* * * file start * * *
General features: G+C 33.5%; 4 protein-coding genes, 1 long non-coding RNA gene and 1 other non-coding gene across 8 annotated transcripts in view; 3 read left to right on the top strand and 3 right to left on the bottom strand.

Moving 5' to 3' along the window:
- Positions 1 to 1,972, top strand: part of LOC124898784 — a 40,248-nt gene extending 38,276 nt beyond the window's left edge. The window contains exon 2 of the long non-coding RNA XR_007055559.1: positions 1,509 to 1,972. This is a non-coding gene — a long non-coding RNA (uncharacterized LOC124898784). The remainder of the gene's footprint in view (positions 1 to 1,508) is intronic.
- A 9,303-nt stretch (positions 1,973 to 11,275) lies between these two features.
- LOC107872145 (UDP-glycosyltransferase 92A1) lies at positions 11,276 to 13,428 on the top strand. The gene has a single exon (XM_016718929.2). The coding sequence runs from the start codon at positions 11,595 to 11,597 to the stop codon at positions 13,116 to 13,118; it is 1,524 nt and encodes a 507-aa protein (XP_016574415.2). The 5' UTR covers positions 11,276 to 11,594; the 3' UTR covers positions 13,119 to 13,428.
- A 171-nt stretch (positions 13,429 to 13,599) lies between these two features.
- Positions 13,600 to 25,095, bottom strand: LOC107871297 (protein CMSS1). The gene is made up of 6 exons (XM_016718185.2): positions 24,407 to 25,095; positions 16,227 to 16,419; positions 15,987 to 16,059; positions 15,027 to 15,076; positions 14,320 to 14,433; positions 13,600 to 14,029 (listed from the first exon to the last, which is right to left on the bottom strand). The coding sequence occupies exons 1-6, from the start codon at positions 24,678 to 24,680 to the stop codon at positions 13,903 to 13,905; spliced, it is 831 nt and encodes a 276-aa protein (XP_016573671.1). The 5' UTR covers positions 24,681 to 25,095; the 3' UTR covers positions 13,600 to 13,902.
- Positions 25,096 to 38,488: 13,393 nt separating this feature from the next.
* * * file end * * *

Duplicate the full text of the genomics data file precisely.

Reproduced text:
General features: G+C 33.5%; 4 protein-coding genes, 1 long non-coding RNA gene and 1 other non-coding gene across 8 annotated transcripts in view; 3 read left to right on the top strand and 3 right to left on the bottom strand.

Moving 5' to 3' along the window:
- Positions 1 to 1,972, top strand: part of LOC124898784 — a 40,248-nt gene extending 38,276 nt beyond the window's left edge. The window contains exon 2 of the long non-coding RNA XR_007055559.1: positions 1,509 to 1,972. This is a non-coding gene — a long non-coding RNA (uncharacterized LOC124898784). The remainder of the gene's footprint in view (positions 1 to 1,508) is intronic.
- A 9,303-nt stretch (positions 1,973 to 11,275) lies between these two features.
- LOC107872145 (UDP-glycosyltransferase 92A1) lies at positions 11,276 to 13,428 on the top strand. The gene has a single exon (XM_016718929.2). The coding sequence runs from the start codon at positions 11,595 to 11,597 to the stop codon at positions 13,116 to 13,118; it is 1,524 nt and encodes a 507-aa protein (XP_016574415.2). The 5' UTR covers positions 11,276 to 11,594; the 3' UTR covers positions 13,119 to 13,428.
- A 171-nt stretch (positions 13,429 to 13,599) lies between these two features.
- Positions 13,600 to 25,095, bottom strand: LOC107871297 (protein CMSS1). The gene is made up of 6 exons (XM_016718185.2): positions 24,407 to 25,095; positions 16,227 to 16,419; positions 15,987 to 16,059; positions 15,027 to 15,076; positions 14,320 to 14,433; positions 13,600 to 14,029 (listed from the first exon to the last, which is right to left on the bottom strand). The coding sequence occupies exons 1-6, from the start codon at positions 24,678 to 24,680 to the stop codon at positions 13,903 to 13,905; spliced, it is 831 nt and encodes a 276-aa protein (XP_016573671.1). The 5' UTR covers positions 24,681 to 25,095; the 3' UTR covers positions 13,600 to 13,902.
- Positions 25,096 to 38,488: 13,393 nt separating this feature from the next.